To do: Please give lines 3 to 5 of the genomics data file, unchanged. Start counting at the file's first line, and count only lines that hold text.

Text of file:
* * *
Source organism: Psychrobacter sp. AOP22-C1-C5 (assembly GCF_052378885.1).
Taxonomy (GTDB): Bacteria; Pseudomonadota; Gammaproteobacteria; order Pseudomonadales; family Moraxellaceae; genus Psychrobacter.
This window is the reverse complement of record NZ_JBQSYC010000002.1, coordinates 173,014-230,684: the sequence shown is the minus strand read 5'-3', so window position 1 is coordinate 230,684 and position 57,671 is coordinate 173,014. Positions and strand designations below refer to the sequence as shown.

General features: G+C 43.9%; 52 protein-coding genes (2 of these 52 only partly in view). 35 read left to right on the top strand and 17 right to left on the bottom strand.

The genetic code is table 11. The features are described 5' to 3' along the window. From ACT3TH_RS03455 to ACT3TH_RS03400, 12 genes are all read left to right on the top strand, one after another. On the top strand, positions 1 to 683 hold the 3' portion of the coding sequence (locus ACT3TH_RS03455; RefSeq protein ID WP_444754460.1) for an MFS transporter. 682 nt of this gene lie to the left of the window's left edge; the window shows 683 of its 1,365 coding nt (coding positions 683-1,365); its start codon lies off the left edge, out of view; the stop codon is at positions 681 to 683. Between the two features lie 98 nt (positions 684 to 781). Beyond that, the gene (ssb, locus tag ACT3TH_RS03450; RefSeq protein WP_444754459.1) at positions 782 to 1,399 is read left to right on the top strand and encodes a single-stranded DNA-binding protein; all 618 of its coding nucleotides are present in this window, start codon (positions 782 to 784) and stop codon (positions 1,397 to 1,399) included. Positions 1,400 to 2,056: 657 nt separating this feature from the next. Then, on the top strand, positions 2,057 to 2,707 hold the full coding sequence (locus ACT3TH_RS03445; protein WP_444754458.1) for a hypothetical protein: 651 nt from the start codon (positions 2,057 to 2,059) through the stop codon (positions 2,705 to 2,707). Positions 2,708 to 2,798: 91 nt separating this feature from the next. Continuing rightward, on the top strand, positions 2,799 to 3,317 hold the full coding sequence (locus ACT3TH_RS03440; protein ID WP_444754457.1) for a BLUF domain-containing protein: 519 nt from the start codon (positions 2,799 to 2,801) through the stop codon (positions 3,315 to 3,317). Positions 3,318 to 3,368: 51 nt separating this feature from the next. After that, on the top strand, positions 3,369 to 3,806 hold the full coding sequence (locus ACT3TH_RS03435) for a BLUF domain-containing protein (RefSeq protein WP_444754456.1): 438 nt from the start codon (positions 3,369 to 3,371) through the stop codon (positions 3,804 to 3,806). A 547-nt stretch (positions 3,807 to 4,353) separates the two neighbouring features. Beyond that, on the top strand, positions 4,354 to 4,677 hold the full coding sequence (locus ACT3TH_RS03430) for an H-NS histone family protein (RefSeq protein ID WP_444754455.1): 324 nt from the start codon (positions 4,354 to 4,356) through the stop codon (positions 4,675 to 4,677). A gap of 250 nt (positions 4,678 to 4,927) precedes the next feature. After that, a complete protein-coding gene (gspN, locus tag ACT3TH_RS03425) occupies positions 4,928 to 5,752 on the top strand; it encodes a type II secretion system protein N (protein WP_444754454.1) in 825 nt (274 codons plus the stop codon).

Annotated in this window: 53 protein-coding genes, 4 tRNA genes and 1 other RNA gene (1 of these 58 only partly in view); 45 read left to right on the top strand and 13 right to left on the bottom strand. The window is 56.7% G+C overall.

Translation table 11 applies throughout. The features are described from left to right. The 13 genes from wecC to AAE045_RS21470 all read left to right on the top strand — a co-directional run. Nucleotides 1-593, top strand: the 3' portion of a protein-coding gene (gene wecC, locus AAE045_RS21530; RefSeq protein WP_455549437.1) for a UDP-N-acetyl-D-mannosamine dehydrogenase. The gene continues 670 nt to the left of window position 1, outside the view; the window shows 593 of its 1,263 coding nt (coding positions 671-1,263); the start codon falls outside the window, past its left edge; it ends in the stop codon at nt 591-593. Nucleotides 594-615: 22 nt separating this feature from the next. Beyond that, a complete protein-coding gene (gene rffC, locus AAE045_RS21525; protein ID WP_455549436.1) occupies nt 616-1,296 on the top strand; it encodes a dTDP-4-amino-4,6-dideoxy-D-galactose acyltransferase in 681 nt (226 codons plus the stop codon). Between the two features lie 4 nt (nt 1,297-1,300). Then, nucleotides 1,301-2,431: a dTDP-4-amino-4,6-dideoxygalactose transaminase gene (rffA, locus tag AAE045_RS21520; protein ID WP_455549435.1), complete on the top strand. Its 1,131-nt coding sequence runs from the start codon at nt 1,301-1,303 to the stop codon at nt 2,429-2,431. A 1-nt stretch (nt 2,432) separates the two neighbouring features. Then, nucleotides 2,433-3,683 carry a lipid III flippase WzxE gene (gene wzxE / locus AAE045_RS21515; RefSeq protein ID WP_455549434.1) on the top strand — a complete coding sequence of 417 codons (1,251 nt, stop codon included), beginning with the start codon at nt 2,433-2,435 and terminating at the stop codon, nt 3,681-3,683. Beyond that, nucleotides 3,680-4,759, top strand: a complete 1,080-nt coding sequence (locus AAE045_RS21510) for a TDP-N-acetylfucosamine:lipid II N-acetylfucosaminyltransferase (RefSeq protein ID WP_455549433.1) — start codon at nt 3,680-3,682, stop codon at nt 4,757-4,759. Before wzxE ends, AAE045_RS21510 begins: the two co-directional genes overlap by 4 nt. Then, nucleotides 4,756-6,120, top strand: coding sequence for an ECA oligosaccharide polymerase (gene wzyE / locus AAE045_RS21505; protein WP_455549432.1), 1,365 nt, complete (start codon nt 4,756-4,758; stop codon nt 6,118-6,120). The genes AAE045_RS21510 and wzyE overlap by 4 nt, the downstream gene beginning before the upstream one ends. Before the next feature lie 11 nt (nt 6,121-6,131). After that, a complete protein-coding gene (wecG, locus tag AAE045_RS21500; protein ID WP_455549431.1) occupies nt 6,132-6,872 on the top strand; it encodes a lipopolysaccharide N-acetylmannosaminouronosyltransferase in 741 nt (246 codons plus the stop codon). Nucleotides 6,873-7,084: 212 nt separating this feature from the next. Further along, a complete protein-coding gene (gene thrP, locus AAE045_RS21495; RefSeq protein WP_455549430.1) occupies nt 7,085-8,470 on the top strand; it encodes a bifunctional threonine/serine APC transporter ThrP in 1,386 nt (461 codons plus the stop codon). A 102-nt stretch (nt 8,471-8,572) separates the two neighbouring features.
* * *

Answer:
This window is the reverse complement of record NZ_JBQSYC010000002.1, coordinates 173,014-230,684: the sequence shown is the minus strand read 5'-3', so window position 1 is coordinate 230,684 and position 57,671 is coordinate 173,014. Positions and strand designations below refer to the sequence as shown.

General features: G+C 43.9%; 52 protein-coding genes (2 of these 52 only partly in view). 35 read left to right on the top strand and 17 right to left on the bottom strand.

The genetic code is table 11. The features are described 5' to 3' along the window. From ACT3TH_RS03455 to ACT3TH_RS03400, 12 genes are all read left to right on the top strand, one after another. On the top strand, positions 1 to 683 hold the 3' portion of the coding sequence (locus ACT3TH_RS03455; RefSeq protein ID WP_444754460.1) for an MFS transporter. 682 nt of this gene lie to the left of the window's left edge; the window shows 683 of its 1,365 coding nt (coding positions 683-1,365); its start codon lies off the left edge, out of view; the stop codon is at positions 681 to 683. Between the two features lie 98 nt (positions 684 to 781). Beyond that, the gene (ssb, locus tag ACT3TH_RS03450; RefSeq protein WP_444754459.1) at positions 782 to 1,399 is read left to right on the top strand and encodes a single-stranded DNA-binding protein; all 618 of its coding nucleotides are present in this window, start codon (positions 782 to 784) and stop codon (positions 1,397 to 1,399) included. Positions 1,400 to 2,056: 657 nt separating this feature from the next. Then, on the top strand, positions 2,057 to 2,707 hold the full coding sequence (locus ACT3TH_RS03445; protein WP_444754458.1) for a hypothetical protein: 651 nt from the start codon (positions 2,057 to 2,059) through the stop codon (positions 2,705 to 2,707). Positions 2,708 to 2,798: 91 nt separating this feature from the next. Continuing rightward, on the top strand, positions 2,799 to 3,317 hold the full coding sequence (locus ACT3TH_RS03440; protein ID WP_444754457.1) for a BLUF domain-containing protein: 519 nt from the start codon (positions 2,799 to 2,801) through the stop codon (positions 3,315 to 3,317). Positions 3,318 to 3,368: 51 nt separating this feature from the next. After that, on the top strand, positions 3,369 to 3,806 hold the full coding sequence (locus ACT3TH_RS03435) for a BLUF domain-containing protein (RefSeq protein WP_444754456.1): 438 nt from the start codon (positions 3,369 to 3,371) through the stop codon (positions 3,804 to 3,806). A 547-nt stretch (positions 3,807 to 4,353) separates the two neighbouring features. Beyond that, on the top strand, positions 4,354 to 4,677 hold the full coding sequence (locus ACT3TH_RS03430) for an H-NS histone family protein (RefSeq protein ID WP_444754455.1): 324 nt from the start codon (positions 4,354 to 4,356) through the stop codon (positions 4,675 to 4,677). A gap of 250 nt (positions 4,678 to 4,927) precedes the next feature. After that, a complete protein-coding gene (gspN, locus tag ACT3TH_RS03425) occupies positions 4,928 to 5,752 on the top strand; it encodes a type II secretion system protein N (protein WP_444754454.1) in 825 nt (274 codons plus the stop codon).